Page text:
Linked by Thom Holwerda on Wed 20th Jun 2007 20:07 UTC, submitted by Valour
OpenBSD "If you're a software enthusiast who has never used OpenBSD before, you might enjoy installing it by yourself and figuring it out as you go. If, however, you're looking for a more practical approach to using OpenBSD 4.1 on a desktop or server machine, here's a quick guide to get you started in this spectacular operating system."
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Security
by Hiawatha on Wed 20th Jun 2007 21:17 UTC
Hiawatha
Member since:
2005-08-29

I am a UNIX fan. I use Debian Linux all the time. I believe that a Debian Linux server or a FreeBSD server can be as secure as a OpenBSD server. OpenBSD is secure by default. It's an empty statement. Nobody uses a 'default' server. And define 'secure'. From OpenBSD's point of view, it means: no buffer overflow, no hackable software, etc. That's pretty wortheless if you host a buggy PHP website on it or badly configure your mailserver so it becomes a spamhost. Therefor I believe that the security of a server depends on its administrator, not the running OS. Debian and FreeBSD have a very excellent security history. So, if you're looking for a secure OS that is also functional (good hardware support), you're better of with Debian or FreeBSD.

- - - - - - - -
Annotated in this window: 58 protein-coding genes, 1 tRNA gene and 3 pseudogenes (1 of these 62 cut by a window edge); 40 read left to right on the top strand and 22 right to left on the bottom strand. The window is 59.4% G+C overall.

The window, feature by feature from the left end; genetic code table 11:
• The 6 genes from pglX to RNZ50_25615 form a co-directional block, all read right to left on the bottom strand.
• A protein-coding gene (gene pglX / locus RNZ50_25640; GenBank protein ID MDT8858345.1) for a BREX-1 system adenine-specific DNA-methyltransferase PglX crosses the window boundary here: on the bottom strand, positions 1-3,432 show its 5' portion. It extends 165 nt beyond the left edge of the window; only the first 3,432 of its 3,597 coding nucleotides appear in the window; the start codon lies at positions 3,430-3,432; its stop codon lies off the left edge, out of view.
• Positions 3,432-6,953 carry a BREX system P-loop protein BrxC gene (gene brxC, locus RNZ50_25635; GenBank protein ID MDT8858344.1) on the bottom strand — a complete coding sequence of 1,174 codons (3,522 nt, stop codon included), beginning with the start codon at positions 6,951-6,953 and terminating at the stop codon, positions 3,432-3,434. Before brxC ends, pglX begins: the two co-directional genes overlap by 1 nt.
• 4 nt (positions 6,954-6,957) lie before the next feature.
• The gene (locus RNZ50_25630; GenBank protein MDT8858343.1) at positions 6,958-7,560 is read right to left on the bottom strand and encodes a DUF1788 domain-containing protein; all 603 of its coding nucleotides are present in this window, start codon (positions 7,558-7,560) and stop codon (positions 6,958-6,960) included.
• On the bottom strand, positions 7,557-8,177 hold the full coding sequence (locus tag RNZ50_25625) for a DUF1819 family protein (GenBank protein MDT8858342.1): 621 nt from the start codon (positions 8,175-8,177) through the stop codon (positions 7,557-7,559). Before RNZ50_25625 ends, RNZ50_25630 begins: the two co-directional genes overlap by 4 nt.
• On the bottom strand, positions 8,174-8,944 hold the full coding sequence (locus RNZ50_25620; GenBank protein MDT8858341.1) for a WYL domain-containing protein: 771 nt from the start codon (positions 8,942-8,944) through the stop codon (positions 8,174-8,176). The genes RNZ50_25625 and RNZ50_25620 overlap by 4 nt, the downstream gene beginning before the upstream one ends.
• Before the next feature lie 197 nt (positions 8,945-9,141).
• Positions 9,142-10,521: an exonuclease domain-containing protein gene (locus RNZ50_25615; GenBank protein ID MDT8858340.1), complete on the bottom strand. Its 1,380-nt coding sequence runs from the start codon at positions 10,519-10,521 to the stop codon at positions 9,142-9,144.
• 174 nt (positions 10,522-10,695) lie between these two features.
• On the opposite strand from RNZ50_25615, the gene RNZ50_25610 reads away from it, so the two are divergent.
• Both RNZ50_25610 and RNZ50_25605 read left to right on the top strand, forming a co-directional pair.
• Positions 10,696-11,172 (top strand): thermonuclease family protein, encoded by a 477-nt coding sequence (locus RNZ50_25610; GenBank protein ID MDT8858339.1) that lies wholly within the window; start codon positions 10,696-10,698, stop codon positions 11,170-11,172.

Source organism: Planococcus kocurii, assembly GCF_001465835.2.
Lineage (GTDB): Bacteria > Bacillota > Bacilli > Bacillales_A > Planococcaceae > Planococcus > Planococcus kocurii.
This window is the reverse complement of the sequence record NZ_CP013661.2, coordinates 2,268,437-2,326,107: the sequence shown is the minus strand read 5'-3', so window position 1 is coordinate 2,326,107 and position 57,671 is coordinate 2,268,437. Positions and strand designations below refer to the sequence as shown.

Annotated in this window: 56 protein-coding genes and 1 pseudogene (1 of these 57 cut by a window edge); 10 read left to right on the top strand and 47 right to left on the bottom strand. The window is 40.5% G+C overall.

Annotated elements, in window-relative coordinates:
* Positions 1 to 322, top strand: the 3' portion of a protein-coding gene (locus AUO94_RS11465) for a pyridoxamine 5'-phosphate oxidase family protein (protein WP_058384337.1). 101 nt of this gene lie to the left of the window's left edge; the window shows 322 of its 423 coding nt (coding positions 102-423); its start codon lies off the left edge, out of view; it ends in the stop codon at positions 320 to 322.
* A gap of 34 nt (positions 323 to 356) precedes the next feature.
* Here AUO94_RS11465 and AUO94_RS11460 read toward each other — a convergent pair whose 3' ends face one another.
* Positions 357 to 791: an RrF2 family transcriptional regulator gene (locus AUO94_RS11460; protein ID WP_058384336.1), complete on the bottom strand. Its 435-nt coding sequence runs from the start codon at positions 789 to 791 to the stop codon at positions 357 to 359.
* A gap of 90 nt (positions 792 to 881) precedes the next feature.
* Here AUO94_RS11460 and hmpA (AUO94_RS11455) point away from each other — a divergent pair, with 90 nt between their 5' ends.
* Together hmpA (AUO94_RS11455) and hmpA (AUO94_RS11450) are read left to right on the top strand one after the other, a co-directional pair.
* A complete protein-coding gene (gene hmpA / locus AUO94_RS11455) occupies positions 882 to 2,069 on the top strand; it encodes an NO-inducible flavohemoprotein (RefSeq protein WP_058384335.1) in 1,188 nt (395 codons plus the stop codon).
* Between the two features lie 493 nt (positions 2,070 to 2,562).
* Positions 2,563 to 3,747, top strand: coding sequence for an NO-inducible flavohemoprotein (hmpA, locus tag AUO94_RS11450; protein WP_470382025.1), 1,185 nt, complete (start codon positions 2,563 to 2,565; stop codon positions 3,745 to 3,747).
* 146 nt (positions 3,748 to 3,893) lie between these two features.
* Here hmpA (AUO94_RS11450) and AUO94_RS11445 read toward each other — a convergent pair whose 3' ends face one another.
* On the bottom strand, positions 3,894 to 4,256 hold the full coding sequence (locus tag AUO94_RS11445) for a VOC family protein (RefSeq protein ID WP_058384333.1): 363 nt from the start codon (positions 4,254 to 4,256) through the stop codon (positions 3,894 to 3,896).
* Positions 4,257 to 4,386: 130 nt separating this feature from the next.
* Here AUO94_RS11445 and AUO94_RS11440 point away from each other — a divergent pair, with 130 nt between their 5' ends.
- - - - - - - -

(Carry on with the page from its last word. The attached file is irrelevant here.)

Reply Score: 5

RE: Security
by fretinator on Wed 20th Jun 2007 21:33 in reply to "Security"
fretinator Member since:
2005-07-06

So, if you're looking for a secure OS that is also functional (good hardware support), you're better of with Debian or FreeBSD.


I have found OpenBSD to have very good hardware support, especially in the NIC area. I use OpenBSD on some of my laptops and it supports more wireless cards than my Linux laptops. I use older laptops for my test servers because they give me that "rack" feeling (I even put them on a rack) without the price. They also use less power and keep from heating up my computer room.

Reply Parent Score: 5

FreeBSD Red Zone
by vermaden on Wed 20th Jun 2007 21:40 in reply to "Security"
vermaden Member since:
2006-11-18

BTW: There will be nice feature in FreeBSD 7 called Red Zone [buffer overflow detection]:

"RedZone, a buffer corruption protection for the kernel malloc(9) facility has been implemented. This detects both buffer underflows and overflows at runtime on free(9) and realloc(9), and prints backtraces from where memory was allocated and from where it was freed. For more details, see the redzone(9) manual page."

redzone(9) man: http://www.freebsd.org/cgi/man.cgi?query=redzone&sektion=9&manpath=...

more about FreeBSD 7 here: http://www.freebsd.org/relnotes/CURRENT/relnotes/article.html

Reply Parent Score: 4

Your logic has a short-circuit in it...
by galvanash on Wed 20th Jun 2007 22:01 in reply to "Security"
galvanash Member since:
2006-01-25

...From OpenBSD's point of view, it means: no buffer overflow, no hackable software, etc. That's pretty wortheless if you host a buggy PHP website on it or badly configure your mailserver so it becomes a spamhost.